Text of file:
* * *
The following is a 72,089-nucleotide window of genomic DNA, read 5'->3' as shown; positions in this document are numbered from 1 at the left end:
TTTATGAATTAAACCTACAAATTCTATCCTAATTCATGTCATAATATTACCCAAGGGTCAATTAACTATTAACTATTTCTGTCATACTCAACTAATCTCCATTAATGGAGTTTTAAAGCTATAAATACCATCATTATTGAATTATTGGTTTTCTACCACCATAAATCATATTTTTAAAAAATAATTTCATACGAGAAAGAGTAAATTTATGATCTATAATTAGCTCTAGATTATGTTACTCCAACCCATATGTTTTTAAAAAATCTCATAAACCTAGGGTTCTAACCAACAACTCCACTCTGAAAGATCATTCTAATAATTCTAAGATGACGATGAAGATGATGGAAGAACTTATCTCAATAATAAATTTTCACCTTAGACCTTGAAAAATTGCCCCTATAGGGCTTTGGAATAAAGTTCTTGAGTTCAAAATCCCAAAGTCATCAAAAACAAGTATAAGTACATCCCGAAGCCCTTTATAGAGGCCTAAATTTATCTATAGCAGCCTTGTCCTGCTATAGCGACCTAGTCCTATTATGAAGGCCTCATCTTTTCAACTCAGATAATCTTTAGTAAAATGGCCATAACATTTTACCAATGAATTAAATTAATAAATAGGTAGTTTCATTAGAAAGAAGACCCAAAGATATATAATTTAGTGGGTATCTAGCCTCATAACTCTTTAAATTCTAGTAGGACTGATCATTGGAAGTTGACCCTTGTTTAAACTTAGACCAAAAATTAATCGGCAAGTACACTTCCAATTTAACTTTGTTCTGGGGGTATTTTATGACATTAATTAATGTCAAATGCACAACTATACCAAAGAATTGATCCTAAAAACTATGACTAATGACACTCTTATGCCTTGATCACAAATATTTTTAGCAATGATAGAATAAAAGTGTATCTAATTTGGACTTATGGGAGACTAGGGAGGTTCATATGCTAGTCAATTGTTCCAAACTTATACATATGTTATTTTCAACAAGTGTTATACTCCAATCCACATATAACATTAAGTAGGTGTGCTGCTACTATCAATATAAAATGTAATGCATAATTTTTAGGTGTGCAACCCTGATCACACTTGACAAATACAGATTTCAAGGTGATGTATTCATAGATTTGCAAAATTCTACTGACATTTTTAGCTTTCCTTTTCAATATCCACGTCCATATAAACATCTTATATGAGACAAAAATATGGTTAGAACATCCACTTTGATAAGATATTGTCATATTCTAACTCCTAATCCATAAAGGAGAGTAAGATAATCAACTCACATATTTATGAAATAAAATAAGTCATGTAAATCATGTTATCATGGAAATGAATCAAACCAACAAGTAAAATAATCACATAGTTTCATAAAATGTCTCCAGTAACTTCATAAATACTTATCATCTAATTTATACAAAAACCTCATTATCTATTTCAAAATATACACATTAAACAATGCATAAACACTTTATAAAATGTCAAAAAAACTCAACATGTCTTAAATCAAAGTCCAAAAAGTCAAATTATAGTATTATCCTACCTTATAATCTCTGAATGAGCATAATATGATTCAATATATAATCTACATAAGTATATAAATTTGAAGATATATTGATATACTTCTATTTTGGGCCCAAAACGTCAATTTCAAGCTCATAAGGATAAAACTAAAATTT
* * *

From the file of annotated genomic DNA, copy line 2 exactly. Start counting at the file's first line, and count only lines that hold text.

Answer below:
TTTATGAATTAAACCTACAAATTCTATCCTAATTCATGTCATAATATTACCCAAGGGTCAATTAACTATTAACTATTTCTGTCATACTCAACTAATCTCCATTAATGGAGTTTTAAAGCTATAAATACCATCATTATTGAATTATTGGTTTTCTACCACCATAAATCATATTTTTAAAAAATAATTTCATACGAGAAAGAGTAAATTTATGATCTATAATTAGCTCTAGATTATGTTACTCCAACCCATATGTTTTTAAAAAATCTCATAAACCTAGGGTTCTAACCAACAACTCCACTCTGAAAGATCATTCTAATAATTCTAAGATGACGATGAAGATGATGGAAGAACTTATCTCAATAATAAATTTTCACCTTAGACCTTGAAAAATTGCCCCTATAGGGCTTTGGAATAAAGTTCTTGAGTTCAAAATCCCAAAGTCATCAAAAACAAGTATAAGTACATCCCGAAGCCCTTTATAGAGGCCTAAATTTATCTATAGCAGCCTTGTCCTGCTATAGCGACCTAGTCCTATTATGAAGGCCTCATCTTTTCAACTCAGATAATCTTTAGTAAAATGGCCATAACATTTTACCAATGAATTAAATTAATAAATAGGTAGTTTCATTAGAAAGAAGACCCAAAGATATATAATTTAGTGGGTATCTAGCCTCATAACTCTTTAAATTCTAGTAGGACTGATCATTGGAAGTTGACCCTTGTTTAAACTTAGACCAAAAATTAATCGGCAAGTACACTTCCAATTTAACTTTGTTCTGGGGGTATTTTATGACATTAATTAATGTCAAATGCACAACTATACCAAAGAATTGATCCTAAAAACTATGACTAATGACACTCTTATGCCTTGATCACAAATATTTTTAGCAATGATAGAATAAAAGTGTATCTAATTTGGACTTATGGGAGACTAGGGAGGTTCATATGCTAGTCAATTGTTCCAAACTTATACATATGTTATTTTCAACAAGTGTTATACTCCAATCCACATATAACATTAAGTAGGTGTGCTGCTACTATCAATATAAAATGTAATGCATAATTTTTAGGTGTGCAACCCTGATCACACTTGACAAATACAGATTTCAAGGTGATGTATTCATAGATTTGCAAAATTCTACTGACATTTTTAGCTTTCCTTTTCAATATCCACGTCCATATAAACATCTTATATGAGACAAAAATATGGTTAGAACATCCACTTTGATAAGATATTGTCATATTCTAACTCCTAATCCATAAAGGAGAGTAAGATAATCAACTCACATATTTATGAAATAAAATAAGTCATGTAAATCATGTTATCATGGAAATGAATCAAACCAACAAGTAAAATAATCACATAGTTTCATAAAATGTCTCCAGTAACTTCATAAATACTTATCATCTAATTTATACAAAAACCTCATTATCTATTTCAAAATATACACATTAAACAATGCATAAACACTTTATAAAATGTCAAAAAAACTCAACATGTCTTAAATCAAAGTCCAAAAAGTCAAATTATAGTATTATCCTACCTTATAATCTCTGAATGAGCATAATATGATTCAATATATAATCTACATAAGTATATAAATTTGAAGATATATTGATATACTTCTATTTTGGGCCCAAAACGTCAATTTCAAGCTCATAAGGATAAAACTAAAATTT